The Russian olive has much narrower leaves than the autumnberry; they are willow-like with a silvery sheen on both sides. Russian-olive is a spreading tree, growing much larger than the autumn-olive, occasionally over a foot (30 cm) in diameter and 35 feet (11 m) tall.
The fruit of Russian-olive and autumnberry are quite different. The Russian-olive produces a drab, dry drupe about 0.5 inch (13 mm) long, gray-green when ripe and shaped like a miniature olive. The pulp is mealy and sweet, but also astringent. The flavor reminds me a little of dried figs. The seeds are hard and tough but leathery rather than stone-like; they can be chewed with great effort and will eventually give up the tiny but delicious nut-like kernel they contain. Russian-olives often fruit prodigiously, and I would love to find a practical and enjoyable way to use their crop.
Range and Habitat
The autumnberry is native to Asia, where it is one among many Elaeagnus species used for food. It was introduced to the United States in 1830. Hu (2005) lists eleven Elaeagnus species traditionally used for food in China, and some others are occasionally seen in North America. The autumnberry has been introduced to North America for erosion control, soil improvement, wildlife food and cover, landscaping, and, to a lesser extent, for its edible fruit. Like most exotic invasives, its occurrence is difficult to predict because this depends on both habitat and the happenstance of human introduction. It has not been here long enough for its habitat needs to be thoroughly understood.
The autumn-olive was lauded as a virtual miracle forty years ago; it was intentionally planted by the same government agencies that are now villainizing it and spending millions trying to eradicate it. Latham (1963, p. 19) expressed the prevailing attitude when he said, “These shrubs add beauty to narrow field corners, roadsides, [etc.]—with no evident danger of becoming a pest by spreading onto pastures or well-kept places.” Latham then lived in Ann Arbor, Michigan—around which, today, the autumn-olive is the most prevalent shrub, having choked out most native species. I wonder how many of the current ideas espoused by today’s natural resource managers will be laughed at in a generation. (I can name a few.)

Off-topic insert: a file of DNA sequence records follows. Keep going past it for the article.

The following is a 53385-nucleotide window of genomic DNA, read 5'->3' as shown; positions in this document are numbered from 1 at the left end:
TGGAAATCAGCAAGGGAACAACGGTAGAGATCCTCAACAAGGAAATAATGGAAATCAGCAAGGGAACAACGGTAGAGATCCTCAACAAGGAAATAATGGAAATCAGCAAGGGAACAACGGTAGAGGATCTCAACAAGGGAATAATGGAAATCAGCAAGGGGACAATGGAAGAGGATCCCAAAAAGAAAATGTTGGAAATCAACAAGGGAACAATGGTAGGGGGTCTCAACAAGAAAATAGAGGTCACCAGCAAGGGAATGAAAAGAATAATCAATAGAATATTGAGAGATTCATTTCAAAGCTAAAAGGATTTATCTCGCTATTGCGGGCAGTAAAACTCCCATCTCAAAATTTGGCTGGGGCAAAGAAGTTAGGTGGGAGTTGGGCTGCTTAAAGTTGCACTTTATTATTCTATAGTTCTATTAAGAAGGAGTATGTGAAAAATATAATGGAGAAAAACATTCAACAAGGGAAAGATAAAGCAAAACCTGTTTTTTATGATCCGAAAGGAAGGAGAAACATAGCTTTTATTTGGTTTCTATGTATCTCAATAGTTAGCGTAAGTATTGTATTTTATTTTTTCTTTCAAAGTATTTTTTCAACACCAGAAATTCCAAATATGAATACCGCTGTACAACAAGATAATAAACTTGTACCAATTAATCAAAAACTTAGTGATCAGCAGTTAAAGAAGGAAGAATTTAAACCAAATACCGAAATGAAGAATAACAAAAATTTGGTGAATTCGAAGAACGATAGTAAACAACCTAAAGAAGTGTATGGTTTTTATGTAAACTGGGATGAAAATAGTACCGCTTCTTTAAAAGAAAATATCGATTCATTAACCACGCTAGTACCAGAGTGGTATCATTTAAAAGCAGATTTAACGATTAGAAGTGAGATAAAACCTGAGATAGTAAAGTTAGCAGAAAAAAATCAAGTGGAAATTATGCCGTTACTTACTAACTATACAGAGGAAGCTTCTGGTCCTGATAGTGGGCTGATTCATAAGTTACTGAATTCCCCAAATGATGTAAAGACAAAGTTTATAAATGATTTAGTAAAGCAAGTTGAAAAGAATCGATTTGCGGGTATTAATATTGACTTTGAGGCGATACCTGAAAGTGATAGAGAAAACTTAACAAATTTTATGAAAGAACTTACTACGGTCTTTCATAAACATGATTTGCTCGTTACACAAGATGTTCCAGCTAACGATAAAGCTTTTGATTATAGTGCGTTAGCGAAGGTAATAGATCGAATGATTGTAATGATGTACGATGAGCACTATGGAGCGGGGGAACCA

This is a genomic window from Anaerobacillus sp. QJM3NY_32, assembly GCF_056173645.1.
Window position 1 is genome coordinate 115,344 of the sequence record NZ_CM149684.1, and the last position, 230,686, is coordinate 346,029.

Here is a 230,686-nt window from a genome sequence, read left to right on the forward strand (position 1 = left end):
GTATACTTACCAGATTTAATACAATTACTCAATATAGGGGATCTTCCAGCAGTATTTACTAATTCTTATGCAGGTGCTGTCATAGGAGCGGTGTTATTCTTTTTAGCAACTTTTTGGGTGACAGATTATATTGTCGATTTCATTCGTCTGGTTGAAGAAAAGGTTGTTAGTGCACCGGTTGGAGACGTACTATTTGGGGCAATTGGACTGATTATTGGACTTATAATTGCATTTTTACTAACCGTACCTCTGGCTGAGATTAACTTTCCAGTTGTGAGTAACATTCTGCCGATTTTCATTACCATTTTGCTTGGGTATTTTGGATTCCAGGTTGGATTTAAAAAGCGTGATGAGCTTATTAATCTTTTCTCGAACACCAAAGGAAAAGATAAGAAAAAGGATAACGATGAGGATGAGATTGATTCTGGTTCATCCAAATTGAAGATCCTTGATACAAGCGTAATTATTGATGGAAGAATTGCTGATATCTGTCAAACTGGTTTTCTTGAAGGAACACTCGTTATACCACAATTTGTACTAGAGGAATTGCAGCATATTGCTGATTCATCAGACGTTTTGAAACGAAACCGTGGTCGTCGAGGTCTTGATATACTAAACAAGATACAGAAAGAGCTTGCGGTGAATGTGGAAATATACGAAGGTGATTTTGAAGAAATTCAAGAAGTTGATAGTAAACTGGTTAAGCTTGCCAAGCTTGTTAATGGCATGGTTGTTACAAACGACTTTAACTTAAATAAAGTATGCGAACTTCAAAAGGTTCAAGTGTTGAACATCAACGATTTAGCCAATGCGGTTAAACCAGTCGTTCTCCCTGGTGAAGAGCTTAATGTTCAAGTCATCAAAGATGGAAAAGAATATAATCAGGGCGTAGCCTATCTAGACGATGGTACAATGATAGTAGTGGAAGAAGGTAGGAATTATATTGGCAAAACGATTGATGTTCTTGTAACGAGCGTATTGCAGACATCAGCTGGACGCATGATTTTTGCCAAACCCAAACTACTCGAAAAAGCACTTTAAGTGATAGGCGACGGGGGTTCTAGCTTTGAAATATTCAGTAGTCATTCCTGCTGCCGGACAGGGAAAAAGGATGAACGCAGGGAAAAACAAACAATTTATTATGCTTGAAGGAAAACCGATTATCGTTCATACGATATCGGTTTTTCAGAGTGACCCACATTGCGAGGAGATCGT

Autumnberry may be found in southern Canada and all but the driest parts of the United States. In some regions it is rampantly abundant, and I will dare to say that this is the most common edible wild fruit in the eastern United States. And it is increasing in the West (Sundberg, 2002)—who knows how common it may be there in a generation or two. It is also a common shrub in parts of Hawaii (Wagner and Sohmer, 1999). Autumnberry is the most prevalent shrub in parts of southern Michigan, Kentucky, Tennessee, Virginia, Illinois, Indiana, Ohio, and several other eastern states. Autumnberry is not hardy in the coldest parts of the United States and is therefore absent from the northern Plains and higher mountain areas.
Autumnberry is one of the few non-leguminous plants able, with the help of certain bacteria called Frankia, to fix Nitrogen. This allows it to thrive on impoverished or eroded soils and outcompete other shrubs on such sites. It is precisely for this reason that it was used widely to reclaim and stabilize old mine spoils, eroded hillsides, and newly constructed roadways. Such soil-deprived sites are where it remains most common today, accounting for its abundance in steep, hilly country that has been inappropriately cultivated or overgrazed, and in rocky, sandy, or gravelly areas where the soil is naturally poor.
Autumnberry grows in full sun or light shade. It does not successfully invade mesic hardwood forests but often does well in the sparse shade cast by oaks, hickories, and pines. Autumnberry’s competitive edge is further enhanced by its drought tolerance. Like many other exotic shrubs, it loses its foliage later than most native species, giving it an extended growing season but also making it more susceptible to frost damage.